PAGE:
In 1973 Chase Manhattan Bank saw “virtually no scope for conservation” of electricity. In 2011 the total market for energy efficiency in buildings was worth $68 billion and is expected to grow more than 50% by 2017.
The same thing is being said about greenhouse gas (GHG) protocols for agriculture today as energy efficiency 40 years ago. When the California Air Resources Board (CARB) stated that they plan to consider a protocol for rice farmers in California and the Midsouth, some stated that the reductions from the protocol would be “very small” and not “widely used.” These criticisms miss a key point.
The rice protocol is the jumping off point for a wide-range of agricultural offsets. The rice protocol will demonstrate the benefits from the use of biogeochemical models, such as the DeNitrification DeComposition (DNDC) model, pioneered by the University of New Hampshire over the past two decades. It will show how agricultural producers can aggregate their reductions with fellow farmers to create an offset project. It will revolutionize ways to verify large amounts of data through risk-based sampling. In short, this is the start of something significant.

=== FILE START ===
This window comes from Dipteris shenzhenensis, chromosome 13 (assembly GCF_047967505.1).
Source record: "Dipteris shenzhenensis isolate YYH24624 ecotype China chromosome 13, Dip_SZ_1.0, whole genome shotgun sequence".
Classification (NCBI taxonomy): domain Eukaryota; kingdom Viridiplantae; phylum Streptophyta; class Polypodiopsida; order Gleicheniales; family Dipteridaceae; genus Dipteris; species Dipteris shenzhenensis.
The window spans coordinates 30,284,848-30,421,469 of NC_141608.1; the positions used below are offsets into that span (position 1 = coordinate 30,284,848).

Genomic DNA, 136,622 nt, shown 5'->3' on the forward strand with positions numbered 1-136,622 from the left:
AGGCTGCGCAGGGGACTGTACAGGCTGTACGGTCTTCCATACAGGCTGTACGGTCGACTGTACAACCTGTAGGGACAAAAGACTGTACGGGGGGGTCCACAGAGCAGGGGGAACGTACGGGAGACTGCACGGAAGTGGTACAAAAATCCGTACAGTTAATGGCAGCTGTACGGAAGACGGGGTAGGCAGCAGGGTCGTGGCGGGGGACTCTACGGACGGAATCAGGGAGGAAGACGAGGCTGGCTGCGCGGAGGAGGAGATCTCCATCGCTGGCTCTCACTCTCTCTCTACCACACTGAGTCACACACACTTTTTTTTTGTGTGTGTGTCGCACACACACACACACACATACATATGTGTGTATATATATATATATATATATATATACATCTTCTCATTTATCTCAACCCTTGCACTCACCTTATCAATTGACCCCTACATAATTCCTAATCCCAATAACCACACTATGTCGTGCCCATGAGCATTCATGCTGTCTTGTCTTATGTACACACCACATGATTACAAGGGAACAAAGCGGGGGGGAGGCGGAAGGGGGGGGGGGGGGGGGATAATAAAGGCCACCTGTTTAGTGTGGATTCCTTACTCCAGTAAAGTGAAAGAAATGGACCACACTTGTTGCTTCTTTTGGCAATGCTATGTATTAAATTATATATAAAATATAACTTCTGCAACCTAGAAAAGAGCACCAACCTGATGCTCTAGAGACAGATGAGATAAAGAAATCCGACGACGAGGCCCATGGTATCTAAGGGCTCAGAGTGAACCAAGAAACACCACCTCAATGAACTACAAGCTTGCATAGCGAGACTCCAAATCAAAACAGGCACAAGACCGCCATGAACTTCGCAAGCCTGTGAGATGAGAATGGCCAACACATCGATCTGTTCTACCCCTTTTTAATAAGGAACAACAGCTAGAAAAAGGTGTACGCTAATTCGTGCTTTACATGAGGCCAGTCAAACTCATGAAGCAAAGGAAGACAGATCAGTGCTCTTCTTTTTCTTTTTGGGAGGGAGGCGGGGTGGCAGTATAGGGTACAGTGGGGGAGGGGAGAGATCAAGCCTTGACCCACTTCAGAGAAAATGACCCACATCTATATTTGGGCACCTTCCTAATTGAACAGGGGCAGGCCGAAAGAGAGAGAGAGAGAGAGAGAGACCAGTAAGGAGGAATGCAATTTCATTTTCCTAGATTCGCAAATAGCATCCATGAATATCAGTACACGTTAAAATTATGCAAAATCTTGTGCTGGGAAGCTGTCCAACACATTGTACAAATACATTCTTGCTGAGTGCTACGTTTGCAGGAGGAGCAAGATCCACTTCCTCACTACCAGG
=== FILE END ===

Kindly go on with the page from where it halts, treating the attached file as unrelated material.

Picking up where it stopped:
Once the rice protocol is approved, CARB can turn its attention to other crops such as corn, wheat, or leafy greens. They can look at grazing practices on land across the United States. These practices, just like energy efficiency, add up fast. It is entirely possible to achieve annual GHG reductions of one hundred million metric tons of CO2e reductions, equivalent to taking more than 20 million cars off the road, over the next ten years.
Because agriculture is the largest uncapped sector under California’s cap-and-trade program, it has a unique potential to help California meet its 2020 target. To play a role in the program, the rice protocol needs to be adopted this spring and additional offset protocols from agriculture need to be considered in the upcoming years.